Ken Zampese is in his 14th season on the Bengals staff, and after 13 seasons as quarterbacks coach, during which he guided multiple QBs to high production levels, he takes over in 2016 as offensive coordinator.
“I’m excited for Kenny’s opportunity to continue to grow our offense,” said head coach Marvin Lewis. “He understands my vision about our future. It’s time for him to really put his hands on it now and advance the development. He has been (QB) Andy Dalton’s position coach, and Andy has just kept on getting better, so we’ve obviously got continuity working there.”
Dalton was not ordained as a future star when he entered the NFL in 2011, drafted by Cincinnati in the second round (35th overall). But Dalton’s success under Zampese has been fast and steady, and it reached new heights last season when Dalton posted a 106.3 passer rating, topping the franchise record mark of 101.1 set by Carson Palmer under Zampese in 2005. Dalton ranked first in the AFC and second in the NFL, and he led the team to a 10-2 record in its first 12 games, before suffering a season-ending thumb fracture in Game 13.
Dalton has become only the second starting QB in the Super Bowl era to lead his team to the playoffs in Feach of his first five seasons, and Zampese stands as the only QBs coach to fully guide such an accomplishment. Baltimore’s Joe Flacco, the other QB to turn the trick, had three different position coaches during his five-year run. Dalton has the best winning percentage of any Bengals QB with 10 or more starts (.656, 50-26-1). In 2013, Dalton set Bengals records for passing yards (4293) and TD passes (33).
Perhaps equally impressive last season from a coaching standpoint, firstyear QB AJ McCarron was immediately impressive in replacing Dalton. McCarron went unexpectedly from Zampese’s classroom to a playoff stretch run, and the coach’s No. 2 pupil defied an experience level that amounted to only a handful of mop-up snaps. McCarron posted a 2-1 record and a 101.1 passer rating in his three starts (Games 14-16). In the Wild Card playoff, McCarron led a Bengals comeback from a 15-point deficit to take a late lead, only to see Pittsburgh come back with a winning FG at the gun.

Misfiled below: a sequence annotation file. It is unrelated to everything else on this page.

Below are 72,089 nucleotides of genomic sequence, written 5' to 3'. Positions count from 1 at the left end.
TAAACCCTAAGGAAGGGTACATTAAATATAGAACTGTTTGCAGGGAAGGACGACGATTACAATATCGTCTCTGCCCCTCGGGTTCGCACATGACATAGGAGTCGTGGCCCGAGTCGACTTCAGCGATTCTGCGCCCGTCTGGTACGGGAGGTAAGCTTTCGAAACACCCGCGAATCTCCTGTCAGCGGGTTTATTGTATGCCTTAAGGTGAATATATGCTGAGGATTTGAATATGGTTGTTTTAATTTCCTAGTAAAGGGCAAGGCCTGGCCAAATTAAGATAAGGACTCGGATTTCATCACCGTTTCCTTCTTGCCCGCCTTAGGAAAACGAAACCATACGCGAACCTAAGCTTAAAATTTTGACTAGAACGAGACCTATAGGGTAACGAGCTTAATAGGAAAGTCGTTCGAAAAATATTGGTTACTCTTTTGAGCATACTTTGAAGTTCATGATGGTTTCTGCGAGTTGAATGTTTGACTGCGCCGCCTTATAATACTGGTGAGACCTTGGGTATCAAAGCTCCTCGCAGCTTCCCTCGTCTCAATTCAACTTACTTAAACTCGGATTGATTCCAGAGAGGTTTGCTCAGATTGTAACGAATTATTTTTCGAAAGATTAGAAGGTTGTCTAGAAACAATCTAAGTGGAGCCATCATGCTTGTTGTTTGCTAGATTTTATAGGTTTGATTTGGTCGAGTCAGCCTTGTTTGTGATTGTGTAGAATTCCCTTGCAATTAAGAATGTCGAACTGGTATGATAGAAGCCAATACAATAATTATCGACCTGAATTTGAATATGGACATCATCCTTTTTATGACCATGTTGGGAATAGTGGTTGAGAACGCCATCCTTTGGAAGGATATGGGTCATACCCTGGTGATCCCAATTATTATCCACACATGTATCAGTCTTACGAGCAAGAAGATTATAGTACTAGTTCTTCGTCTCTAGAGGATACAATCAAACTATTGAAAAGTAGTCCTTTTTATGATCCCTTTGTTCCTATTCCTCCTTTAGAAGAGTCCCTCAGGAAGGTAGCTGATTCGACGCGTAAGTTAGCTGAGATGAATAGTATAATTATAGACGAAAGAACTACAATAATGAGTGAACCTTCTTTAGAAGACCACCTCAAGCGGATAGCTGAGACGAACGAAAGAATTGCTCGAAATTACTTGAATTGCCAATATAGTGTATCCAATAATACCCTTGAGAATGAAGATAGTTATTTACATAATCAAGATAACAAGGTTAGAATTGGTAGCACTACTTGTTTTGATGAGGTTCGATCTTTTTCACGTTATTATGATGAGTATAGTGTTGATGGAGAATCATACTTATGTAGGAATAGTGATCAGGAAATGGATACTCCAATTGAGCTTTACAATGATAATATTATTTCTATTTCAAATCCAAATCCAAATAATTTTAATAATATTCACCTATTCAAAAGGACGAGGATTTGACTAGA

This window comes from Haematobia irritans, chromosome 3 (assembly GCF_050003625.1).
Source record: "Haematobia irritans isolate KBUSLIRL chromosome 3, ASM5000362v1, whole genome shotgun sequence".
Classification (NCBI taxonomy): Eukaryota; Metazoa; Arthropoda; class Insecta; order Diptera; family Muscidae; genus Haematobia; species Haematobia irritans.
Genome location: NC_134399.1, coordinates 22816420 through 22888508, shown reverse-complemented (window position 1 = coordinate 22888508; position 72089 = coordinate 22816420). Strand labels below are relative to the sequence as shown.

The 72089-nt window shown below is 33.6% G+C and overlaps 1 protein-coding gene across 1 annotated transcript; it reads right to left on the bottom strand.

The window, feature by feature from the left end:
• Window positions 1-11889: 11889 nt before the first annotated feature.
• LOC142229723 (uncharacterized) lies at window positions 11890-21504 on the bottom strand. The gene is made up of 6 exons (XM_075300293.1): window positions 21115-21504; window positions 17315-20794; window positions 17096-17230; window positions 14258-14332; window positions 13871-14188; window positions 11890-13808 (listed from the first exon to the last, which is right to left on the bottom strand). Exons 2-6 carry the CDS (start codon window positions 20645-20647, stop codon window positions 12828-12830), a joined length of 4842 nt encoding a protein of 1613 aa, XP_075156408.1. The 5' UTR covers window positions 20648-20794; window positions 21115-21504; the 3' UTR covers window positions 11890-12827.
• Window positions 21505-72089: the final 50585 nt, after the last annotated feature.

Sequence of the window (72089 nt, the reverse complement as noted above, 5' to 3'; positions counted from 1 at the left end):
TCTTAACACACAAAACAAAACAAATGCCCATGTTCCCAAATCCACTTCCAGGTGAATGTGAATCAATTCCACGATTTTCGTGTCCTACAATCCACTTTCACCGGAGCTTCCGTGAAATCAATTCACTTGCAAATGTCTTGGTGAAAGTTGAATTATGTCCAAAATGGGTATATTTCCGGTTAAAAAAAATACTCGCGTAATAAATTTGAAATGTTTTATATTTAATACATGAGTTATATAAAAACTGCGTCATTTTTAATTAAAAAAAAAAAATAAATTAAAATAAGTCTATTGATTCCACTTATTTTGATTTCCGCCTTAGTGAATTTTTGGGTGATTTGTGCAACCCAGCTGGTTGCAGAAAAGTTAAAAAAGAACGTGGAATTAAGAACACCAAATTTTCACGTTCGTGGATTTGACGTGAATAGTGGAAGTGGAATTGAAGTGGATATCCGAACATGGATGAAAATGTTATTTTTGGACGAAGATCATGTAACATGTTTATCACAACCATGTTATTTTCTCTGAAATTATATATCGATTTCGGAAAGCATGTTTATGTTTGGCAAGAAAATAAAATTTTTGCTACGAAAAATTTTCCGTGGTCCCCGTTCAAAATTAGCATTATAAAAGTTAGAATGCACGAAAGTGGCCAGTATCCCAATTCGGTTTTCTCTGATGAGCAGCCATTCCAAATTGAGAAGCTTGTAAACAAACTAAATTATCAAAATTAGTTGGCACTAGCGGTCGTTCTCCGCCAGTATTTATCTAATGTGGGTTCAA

Prior to Dalton, Zampese led Carson Palmer into the ranks of the Bengals’ all-time top passers. Palmer still holds the club’s all-time best completion percentage (62.9) and the Nos. 2-4 totals for passing yards in a season. In 2003, his first season with the Bengals, Zampese had success with a veteran starting quarterback in Jon Kitna. The ’03 campaign saw Kitna post career highs at that point in completions (324), passing yards (3591), TD passes (26), completion percentage (62.3) and rating (87.4). Zampese (pronounced “zam-PEE-zee”) came to the Bengals following three seasons (2000-02) in St. Louis.
Zampese joined the Rams in 2000 as an offensive assistant. He was promoted to wide receivers coach in 2001, and the Rams led the league in passing yards for a second straight year, averaging 291.4. In 2002, he added the title of passing game coach, and the Rams finished second in the league at 259.6 yards per game. Zampese began his NFL career in 1998 as an offensive assistant with the Philadelphia Eagles under head coach Ray Rhodes. Prior to the NFL, Zampese coached for nine years in college, including two seasons at Miami (Ohio). In ’97, Miami averaged 37.4 points per game. Zampese played wide receiver and kick returner at the University of San Diego from 1985-88. He was the team’s Special Teams Player of the Year as a senior. He earned an undergraduate degree in business from San Diego, and later received a master’s degree in adult education from Southern California. Zampese was born July 19, 1967, in Santa Maria, Calif. He and his wife have two children. Ken’s father, Ernie Zampese, was a longtime NFL offensive coordinator who coached on a Super Bowl winner with the 1995 Cowboys. The elder Zampese also was a coordinator for the Chargers, Rams and Patriots.
Playing and coaching history: 1985-88—Played wide receiver, kickoff returner and punt returner, University of San Diego. 1989— Assistant coach (AC), University of San Diego. 1990-91—AC, Southern California. 1992-94—AC, Northern Arizona. 1995—Offensive coordinator, Northern Arizona. 1996-97—AC, Miami (Ohio). 1998—AC, Philadelphia Eagles. 1999—AC, Green Bay Packers. 2000-02—AC, St. Louis Rams. 2003-15—AC, Cincinnati Bengals. 2016—Offensive coordinator, Bengals.